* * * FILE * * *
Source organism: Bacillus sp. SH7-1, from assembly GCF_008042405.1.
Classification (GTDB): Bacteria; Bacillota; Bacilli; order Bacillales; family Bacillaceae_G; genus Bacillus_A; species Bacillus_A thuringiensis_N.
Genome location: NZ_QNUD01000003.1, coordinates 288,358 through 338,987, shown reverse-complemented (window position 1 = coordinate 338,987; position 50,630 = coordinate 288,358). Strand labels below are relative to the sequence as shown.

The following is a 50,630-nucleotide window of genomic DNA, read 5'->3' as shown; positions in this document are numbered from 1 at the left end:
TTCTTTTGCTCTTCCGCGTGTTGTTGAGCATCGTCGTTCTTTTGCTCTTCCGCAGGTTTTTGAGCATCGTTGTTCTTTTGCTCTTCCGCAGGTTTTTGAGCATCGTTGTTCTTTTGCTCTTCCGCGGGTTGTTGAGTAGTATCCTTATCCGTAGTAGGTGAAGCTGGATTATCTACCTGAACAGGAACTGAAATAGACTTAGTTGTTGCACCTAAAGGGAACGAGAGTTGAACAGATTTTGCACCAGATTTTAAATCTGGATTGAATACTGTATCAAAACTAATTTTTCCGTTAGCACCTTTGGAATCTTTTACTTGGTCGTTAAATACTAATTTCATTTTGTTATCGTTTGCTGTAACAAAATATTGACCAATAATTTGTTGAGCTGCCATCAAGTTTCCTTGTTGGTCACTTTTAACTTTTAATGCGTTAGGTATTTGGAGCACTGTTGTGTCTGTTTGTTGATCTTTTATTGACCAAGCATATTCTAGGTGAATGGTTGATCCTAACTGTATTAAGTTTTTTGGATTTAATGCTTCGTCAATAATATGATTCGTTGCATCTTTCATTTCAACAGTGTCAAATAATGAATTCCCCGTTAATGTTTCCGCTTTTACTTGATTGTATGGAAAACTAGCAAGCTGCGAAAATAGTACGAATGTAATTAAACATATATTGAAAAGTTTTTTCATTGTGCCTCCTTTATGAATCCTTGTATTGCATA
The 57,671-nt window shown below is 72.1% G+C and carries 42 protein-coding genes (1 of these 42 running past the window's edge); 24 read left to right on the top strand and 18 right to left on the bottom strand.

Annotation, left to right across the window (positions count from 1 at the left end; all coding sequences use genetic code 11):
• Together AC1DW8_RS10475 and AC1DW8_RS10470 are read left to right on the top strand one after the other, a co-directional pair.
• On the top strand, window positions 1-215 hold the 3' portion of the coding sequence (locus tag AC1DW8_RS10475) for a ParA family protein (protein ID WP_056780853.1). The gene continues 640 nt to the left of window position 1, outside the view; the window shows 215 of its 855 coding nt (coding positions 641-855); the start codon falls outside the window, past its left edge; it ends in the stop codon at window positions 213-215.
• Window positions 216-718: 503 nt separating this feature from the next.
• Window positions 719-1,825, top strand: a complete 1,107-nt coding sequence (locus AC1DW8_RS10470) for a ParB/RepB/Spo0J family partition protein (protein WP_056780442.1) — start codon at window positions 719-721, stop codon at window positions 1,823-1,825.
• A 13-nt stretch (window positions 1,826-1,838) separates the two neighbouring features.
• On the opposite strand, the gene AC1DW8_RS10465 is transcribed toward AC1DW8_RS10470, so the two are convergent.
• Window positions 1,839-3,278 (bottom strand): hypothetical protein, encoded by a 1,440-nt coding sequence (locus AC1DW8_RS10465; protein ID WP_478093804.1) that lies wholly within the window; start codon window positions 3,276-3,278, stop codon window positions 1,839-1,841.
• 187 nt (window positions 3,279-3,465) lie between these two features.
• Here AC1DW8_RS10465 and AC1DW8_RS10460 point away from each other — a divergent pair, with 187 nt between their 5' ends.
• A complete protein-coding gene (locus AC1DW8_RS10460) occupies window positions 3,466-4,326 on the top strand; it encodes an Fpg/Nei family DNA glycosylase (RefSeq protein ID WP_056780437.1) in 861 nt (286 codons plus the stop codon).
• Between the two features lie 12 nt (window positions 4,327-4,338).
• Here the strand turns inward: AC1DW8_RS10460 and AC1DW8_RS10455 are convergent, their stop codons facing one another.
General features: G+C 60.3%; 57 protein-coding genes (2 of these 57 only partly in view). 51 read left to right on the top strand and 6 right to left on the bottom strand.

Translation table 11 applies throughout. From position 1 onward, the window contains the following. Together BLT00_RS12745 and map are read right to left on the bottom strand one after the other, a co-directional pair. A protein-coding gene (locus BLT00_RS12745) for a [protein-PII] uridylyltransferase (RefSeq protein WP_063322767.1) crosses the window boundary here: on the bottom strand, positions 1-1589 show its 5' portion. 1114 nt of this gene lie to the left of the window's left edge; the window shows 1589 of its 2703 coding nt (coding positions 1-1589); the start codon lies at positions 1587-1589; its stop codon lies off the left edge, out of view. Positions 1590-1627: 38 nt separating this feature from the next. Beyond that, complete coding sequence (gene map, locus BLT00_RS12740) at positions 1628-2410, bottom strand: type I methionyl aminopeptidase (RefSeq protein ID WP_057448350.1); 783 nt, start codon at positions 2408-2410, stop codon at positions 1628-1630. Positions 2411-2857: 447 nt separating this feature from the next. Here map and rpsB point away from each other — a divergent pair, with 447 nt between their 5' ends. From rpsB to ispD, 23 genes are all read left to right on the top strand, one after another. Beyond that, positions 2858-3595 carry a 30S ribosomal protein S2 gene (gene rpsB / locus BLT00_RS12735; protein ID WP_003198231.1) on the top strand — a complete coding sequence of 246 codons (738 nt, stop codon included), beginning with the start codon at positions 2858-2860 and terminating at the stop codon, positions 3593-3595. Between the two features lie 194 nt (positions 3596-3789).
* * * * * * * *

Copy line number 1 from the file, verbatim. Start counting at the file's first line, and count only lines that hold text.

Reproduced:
Source organism: Bacillus sp. SH7-1, from assembly GCF_008042405.1.